Professor Marian Knight, Programme Director for NIHR's Research for Patient Benefit Programme, said, “This is a great example of NIHR-funded research that will bring immediate benefits to patients - giving them the option to do a simple saliva test at home instead of going to hospital for a blood test, to help spot people at risk of adrenal insufficiency.
Karen Sherlock, 69, who lives in Matlock, and suffers with steroid treatment-induced adrenal insufficiency, believes that the new at-home saliva test could make a big difference to patients like her.
“I developed adrenal insufficiency due to the steroids I was taking for a serious immune condition. I’ve had lots of support from the endocrine unit over the years, but my body may never produce enough of its own naturally occurring cortisol. If this saliva test had been available to me while I was having investigations, it would have meant I’d have avoided a 40-mile round trip to Sheffield’s endocrine unit – a journey which I had to undertake every six months. It’s very simple to do, and it also avoids the need for an outpatient trip, saving staff and patient time.”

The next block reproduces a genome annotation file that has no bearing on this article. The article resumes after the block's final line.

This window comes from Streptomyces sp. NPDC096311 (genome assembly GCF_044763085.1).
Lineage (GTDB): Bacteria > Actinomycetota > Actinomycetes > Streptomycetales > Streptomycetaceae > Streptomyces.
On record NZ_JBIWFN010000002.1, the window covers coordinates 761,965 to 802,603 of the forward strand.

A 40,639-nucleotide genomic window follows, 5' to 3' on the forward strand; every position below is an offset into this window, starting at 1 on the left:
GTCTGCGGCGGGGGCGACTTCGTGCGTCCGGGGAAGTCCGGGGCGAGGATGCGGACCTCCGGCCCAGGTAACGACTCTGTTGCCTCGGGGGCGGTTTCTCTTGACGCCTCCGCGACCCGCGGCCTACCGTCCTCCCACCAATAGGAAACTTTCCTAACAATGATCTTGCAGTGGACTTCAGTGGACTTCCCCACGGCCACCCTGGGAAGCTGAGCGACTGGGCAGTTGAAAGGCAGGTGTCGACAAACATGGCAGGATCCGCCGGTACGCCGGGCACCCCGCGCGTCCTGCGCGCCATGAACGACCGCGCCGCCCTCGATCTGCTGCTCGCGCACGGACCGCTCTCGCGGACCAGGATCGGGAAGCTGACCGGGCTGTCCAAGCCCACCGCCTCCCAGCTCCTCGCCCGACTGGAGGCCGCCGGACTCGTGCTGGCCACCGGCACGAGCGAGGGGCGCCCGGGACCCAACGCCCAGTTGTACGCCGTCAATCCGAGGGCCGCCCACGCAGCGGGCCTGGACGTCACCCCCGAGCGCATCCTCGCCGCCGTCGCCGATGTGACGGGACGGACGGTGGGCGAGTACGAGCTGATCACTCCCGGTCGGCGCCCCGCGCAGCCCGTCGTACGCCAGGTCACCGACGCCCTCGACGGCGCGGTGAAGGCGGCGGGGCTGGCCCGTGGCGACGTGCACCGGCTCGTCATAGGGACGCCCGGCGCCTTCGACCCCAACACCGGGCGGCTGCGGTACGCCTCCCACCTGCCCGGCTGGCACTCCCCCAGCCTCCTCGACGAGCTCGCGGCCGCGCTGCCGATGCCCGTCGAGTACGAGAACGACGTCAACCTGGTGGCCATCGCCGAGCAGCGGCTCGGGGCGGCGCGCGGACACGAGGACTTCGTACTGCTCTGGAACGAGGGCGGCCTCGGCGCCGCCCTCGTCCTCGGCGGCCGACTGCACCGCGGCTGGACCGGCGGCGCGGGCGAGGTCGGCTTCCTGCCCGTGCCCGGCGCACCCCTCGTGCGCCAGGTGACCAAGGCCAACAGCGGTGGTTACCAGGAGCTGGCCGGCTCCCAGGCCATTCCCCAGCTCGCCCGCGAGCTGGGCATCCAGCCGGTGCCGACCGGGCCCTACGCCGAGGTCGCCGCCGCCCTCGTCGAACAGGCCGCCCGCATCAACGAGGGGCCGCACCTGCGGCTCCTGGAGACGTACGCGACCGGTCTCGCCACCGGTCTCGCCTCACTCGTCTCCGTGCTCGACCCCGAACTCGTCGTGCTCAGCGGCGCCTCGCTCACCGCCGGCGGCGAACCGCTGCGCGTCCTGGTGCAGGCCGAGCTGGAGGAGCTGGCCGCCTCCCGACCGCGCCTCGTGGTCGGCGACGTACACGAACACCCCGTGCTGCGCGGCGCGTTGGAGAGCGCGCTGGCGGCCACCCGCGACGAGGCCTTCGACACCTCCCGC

Louise Smart, age 59, who lives in the Derbyshire Dales, agrees:
“I was diagnosed with secondary adrenal insufficiency six years ago. At the start I was having to go to my GP or hospital for regular cortisol screening tests every six weeks, and this meant taking time out to travel to and from the hospital, and then spending at least half an hour at the appointment. Plus there’s the time spent waiting for the appointment to be booked too. The at-home saliva test was so much easier to do and saved time, a trip to the GP and endocrine appointment, so it’s been a win-win for me.”